- accept or reject individual friend requests, although, as far as I know, FB will not actually report that a request has been rejected.
- find any information about a user that they have not actually put onto FB themselves
- (sorry, there's not really much more that you can't do.. or at least nothing else that I can think of. FB is unbelievably interactive, and users seem to range in the amount of information they share, time they spend online, and methods of interaction)
And some FB Propaganda - straight from the horse's mouth, so to speak.
The following is taken from the FB Press Page.
Facebook is a social utility that enables people to understand the world around them. Facebook develops technologies that facilitate the spread of relevant information through social networks, allowing people to share information online the same way they do in the real world. Facebook is made up of many networks - individual schools, companies or regions - each of which are independent and closed off to non-affiliated users. To join Facebook, people can authenticate into a school or work network, or they can join a regional network. They can then create profiles to connect with friends, share interests, join groups, send messages, write notes and post photos.FB in the Media
Facebook gives people control over what information they share and with whom they share it. Using Facebook's privacy settings, people can limit the information visible to someone or block that person from seeing them completely. The ability to control their information means people can stay current with their friends and the people around them in a trusted environment.
Facebook launched in February of 2004 and the website now has over 21 million active users across over 47,000 regional, work-related, collegiate and high school networks. According to comScore, Facebook is the sixth-most trafficked site in the United States and the number one photo-sharing site.
I think, despite my own enamoured opinions, and some internal propaganda, it would only be fair to share some of the less popular opinions of FB that are roaming their way along the internet. Here are a couple of articles I found online that I think are worth a read, especially with your particular net-stalker experience.
Life Experience: Opening a Facebook account for the first time [Canadian Press]
The Wrong Profile [Montreal Mirror]
"The utterly faceless aspect of Facebook bothered me the most. When a close friend told me about a significant event in her life in a short Facebook message, I realized she probably would have called to let me know if I didn't have an account. I saw myself taking similar shortcuts because I didn't have time, because it was easy, because at least this little contact was better than nothing.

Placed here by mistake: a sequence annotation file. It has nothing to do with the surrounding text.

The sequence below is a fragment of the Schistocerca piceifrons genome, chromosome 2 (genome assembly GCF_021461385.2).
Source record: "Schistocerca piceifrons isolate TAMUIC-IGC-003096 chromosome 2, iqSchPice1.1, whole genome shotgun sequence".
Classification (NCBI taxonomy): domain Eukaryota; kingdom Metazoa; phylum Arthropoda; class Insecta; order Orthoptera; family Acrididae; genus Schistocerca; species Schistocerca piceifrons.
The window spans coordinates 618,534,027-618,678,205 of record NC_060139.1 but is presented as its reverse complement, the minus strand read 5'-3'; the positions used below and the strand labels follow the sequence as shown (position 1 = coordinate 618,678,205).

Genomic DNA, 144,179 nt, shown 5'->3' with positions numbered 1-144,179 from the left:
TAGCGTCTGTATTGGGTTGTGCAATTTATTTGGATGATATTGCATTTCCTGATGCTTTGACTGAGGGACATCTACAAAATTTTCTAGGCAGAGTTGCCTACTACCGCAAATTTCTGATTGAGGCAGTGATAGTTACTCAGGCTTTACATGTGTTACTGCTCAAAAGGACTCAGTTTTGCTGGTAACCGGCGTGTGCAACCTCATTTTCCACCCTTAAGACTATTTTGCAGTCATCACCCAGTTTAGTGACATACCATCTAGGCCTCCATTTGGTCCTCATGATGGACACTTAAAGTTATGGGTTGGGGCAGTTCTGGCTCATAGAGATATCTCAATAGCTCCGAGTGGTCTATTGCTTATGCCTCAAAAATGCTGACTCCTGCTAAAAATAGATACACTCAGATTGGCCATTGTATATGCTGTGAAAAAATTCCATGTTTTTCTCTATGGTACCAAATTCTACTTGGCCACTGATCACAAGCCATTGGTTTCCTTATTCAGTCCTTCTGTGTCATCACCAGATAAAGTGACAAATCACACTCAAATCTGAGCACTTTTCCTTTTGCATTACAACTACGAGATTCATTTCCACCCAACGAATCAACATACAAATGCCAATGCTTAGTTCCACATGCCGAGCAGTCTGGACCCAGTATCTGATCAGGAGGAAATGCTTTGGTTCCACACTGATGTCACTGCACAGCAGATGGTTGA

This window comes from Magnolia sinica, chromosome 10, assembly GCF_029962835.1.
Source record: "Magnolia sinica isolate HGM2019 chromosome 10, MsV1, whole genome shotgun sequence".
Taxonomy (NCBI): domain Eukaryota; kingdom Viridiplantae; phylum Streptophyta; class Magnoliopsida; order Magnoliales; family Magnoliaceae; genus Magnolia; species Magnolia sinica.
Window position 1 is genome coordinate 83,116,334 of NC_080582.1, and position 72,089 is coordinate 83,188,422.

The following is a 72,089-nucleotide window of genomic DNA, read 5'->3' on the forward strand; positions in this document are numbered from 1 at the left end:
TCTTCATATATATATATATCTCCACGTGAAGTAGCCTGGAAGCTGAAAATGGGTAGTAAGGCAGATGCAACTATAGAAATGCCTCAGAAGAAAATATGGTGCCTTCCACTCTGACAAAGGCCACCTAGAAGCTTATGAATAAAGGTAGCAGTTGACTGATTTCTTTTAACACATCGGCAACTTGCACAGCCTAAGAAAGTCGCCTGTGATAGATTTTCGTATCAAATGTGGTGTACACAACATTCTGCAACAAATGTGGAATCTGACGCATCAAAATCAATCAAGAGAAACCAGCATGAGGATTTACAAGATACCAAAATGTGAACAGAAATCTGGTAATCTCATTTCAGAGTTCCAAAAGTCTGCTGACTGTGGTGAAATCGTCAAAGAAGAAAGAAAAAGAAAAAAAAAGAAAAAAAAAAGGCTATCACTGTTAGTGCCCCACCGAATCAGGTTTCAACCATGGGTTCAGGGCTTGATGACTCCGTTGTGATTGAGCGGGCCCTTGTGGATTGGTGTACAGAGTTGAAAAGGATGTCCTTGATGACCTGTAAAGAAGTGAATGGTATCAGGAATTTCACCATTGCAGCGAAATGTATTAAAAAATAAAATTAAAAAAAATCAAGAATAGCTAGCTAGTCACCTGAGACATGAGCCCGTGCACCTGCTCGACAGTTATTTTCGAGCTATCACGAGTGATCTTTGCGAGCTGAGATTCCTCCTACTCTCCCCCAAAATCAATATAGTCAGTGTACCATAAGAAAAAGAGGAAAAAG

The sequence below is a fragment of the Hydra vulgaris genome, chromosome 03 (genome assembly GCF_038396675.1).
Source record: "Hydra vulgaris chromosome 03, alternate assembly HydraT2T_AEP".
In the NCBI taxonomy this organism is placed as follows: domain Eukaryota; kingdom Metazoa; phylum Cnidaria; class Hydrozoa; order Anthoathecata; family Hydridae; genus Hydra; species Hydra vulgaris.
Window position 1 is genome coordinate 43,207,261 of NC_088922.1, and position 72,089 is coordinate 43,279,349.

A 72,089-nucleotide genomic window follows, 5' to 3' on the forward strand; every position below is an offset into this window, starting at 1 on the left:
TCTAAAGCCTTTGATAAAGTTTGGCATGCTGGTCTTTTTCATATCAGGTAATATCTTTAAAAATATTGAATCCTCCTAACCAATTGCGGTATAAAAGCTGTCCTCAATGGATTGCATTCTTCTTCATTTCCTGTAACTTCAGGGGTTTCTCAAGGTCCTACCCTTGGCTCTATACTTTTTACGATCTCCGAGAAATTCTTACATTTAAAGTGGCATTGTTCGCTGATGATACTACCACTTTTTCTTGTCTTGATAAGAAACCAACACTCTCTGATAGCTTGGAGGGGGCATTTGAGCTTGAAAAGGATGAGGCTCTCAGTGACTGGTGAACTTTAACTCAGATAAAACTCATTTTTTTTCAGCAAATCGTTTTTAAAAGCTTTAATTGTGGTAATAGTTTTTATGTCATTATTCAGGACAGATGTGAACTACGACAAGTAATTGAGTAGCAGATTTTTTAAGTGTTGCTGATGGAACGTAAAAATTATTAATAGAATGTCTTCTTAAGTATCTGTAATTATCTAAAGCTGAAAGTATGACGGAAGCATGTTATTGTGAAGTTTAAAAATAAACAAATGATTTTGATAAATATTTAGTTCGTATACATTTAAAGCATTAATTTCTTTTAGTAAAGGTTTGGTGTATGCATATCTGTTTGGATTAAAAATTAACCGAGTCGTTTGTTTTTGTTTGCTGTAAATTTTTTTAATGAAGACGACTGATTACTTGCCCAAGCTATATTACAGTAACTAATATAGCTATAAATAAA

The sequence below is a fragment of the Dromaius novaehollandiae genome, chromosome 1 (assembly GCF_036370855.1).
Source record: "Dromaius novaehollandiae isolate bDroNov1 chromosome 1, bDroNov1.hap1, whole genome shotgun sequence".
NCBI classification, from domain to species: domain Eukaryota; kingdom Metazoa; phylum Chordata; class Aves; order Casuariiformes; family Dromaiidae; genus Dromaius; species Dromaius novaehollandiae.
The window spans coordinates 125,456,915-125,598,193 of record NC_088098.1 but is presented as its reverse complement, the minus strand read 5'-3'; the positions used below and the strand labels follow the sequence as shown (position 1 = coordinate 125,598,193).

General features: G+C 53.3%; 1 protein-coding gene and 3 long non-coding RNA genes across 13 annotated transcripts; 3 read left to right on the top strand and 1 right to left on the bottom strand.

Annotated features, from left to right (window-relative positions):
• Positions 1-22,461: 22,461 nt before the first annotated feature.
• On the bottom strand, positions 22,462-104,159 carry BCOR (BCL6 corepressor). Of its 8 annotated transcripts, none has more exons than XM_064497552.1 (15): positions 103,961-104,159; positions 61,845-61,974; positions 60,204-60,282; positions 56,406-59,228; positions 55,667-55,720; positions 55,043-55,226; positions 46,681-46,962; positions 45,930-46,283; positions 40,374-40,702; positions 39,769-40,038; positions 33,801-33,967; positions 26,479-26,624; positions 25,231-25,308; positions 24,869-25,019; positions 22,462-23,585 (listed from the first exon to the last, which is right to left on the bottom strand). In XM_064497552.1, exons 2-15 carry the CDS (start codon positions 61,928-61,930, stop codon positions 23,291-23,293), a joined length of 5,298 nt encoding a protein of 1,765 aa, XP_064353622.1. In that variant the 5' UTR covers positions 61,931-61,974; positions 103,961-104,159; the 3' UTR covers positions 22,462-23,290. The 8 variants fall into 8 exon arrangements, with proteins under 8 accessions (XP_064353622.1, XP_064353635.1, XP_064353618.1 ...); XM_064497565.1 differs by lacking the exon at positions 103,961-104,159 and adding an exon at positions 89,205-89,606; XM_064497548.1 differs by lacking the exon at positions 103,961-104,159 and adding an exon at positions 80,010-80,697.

But I realized that if I lost touch with some people from high school, maybe it happened for a reason. And I knew I would keep in touch with my closest friends regardless of Facebook.
So I deleted the account. At first I thought I'd committed social suicide, but days went by and I didn't miss it. Facebook won't miss me, either."
Some FB Statistics
"I had just about become bored with the site when, two weekends ago, I discovered I had a Facebook impostor. I was shocked. And intrigued. And hooked. An old friend had invited me on his network, and as I looked over his list of Facebook contacts, there was another Samer Elatrash. This one had uploaded a picture of me he found on the Web to his profile.
I called up my friend, whom I hadn’t seen for more than a year. “Why is there another Samer on your friend list?” I briskly asked.
“I thought you had two profiles,” he responded.
“I have one,” I said. “Couldn’t you tell which one was real?” He couldn’t."
Statistics, according to FB.
& according to the National, these are some statistics in Canada.
- 2 million users
- grows by 100,000 new users a week
- 500,000 users alone in Toronto makes this the world's largest network
Should you join? Only you can decide. I know that I for one, would love your occasional wall posts and I can just imagine the poking wars... but for quality communication, I'm not sure FB is the answer.
Tuesday, May 01, 2007
I keep telling myself that this move doesn't have to be permanent. Calgary can be a stepping stone between my past and my future, even if I don't know what future is in store for me just yet.
I think there might be something inherently 'off' about me. Lately, I find myself eager to spend my time doodling, but out of an ironic peculiarity, the only thing that seems to pour onto the page are words. I don't really understand -- how can doodling be so difficult? Isn't doodling, by its very nature, an absent-minded form of expression (much like humming)? Isn't it supposed to be one of those things that anybody can do?